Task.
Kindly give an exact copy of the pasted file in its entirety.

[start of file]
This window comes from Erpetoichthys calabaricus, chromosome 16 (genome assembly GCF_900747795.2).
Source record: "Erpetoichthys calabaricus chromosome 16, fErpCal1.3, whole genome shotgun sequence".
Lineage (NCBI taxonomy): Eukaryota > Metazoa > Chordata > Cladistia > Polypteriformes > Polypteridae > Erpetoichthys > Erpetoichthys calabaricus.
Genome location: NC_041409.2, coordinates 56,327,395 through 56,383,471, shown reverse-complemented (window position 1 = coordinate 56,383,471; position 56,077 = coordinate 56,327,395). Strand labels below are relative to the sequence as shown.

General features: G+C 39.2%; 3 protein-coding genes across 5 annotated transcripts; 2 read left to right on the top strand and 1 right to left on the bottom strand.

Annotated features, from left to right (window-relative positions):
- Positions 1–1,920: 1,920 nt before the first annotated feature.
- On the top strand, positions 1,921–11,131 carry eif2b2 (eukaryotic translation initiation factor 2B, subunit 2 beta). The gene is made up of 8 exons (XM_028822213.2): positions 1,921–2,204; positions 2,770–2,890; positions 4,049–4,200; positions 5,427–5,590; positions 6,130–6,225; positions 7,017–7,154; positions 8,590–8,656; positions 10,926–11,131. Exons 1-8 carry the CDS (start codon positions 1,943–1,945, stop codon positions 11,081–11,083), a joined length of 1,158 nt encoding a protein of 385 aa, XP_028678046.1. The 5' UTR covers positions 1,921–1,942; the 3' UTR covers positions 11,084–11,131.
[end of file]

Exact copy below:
This window comes from Erpetoichthys calabaricus, chromosome 16 (genome assembly GCF_900747795.2).
Source record: "Erpetoichthys calabaricus chromosome 16, fErpCal1.3, whole genome shotgun sequence".
Lineage (NCBI taxonomy): Eukaryota > Metazoa > Chordata > Cladistia > Polypteriformes > Polypteridae > Erpetoichthys > Erpetoichthys calabaricus.
Genome location: NC_041409.2, coordinates 56,327,395 through 56,383,471, shown reverse-complemented (window position 1 = coordinate 56,383,471; position 56,077 = coordinate 56,327,395). Strand labels below are relative to the sequence as shown.

General features: G+C 39.2%; 3 protein-coding genes across 5 annotated transcripts; 2 read left to right on the top strand and 1 right to left on the bottom strand.

Annotated features, from left to right (window-relative positions):
- Positions 1–1,920: 1,920 nt before the first annotated feature.
- On the top strand, positions 1,921–11,131 carry eif2b2 (eukaryotic translation initiation factor 2B, subunit 2 beta). The gene is made up of 8 exons (XM_028822213.2): positions 1,921–2,204; positions 2,770–2,890; positions 4,049–4,200; positions 5,427–5,590; positions 6,130–6,225; positions 7,017–7,154; positions 8,590–8,656; positions 10,926–11,131. Exons 1-8 carry the CDS (start codon positions 1,943–1,945, stop codon positions 11,081–11,083), a joined length of 1,158 nt encoding a protein of 385 aa, XP_028678046.1. The 5' UTR covers positions 1,921–1,942; the 3' UTR covers positions 11,084–11,131.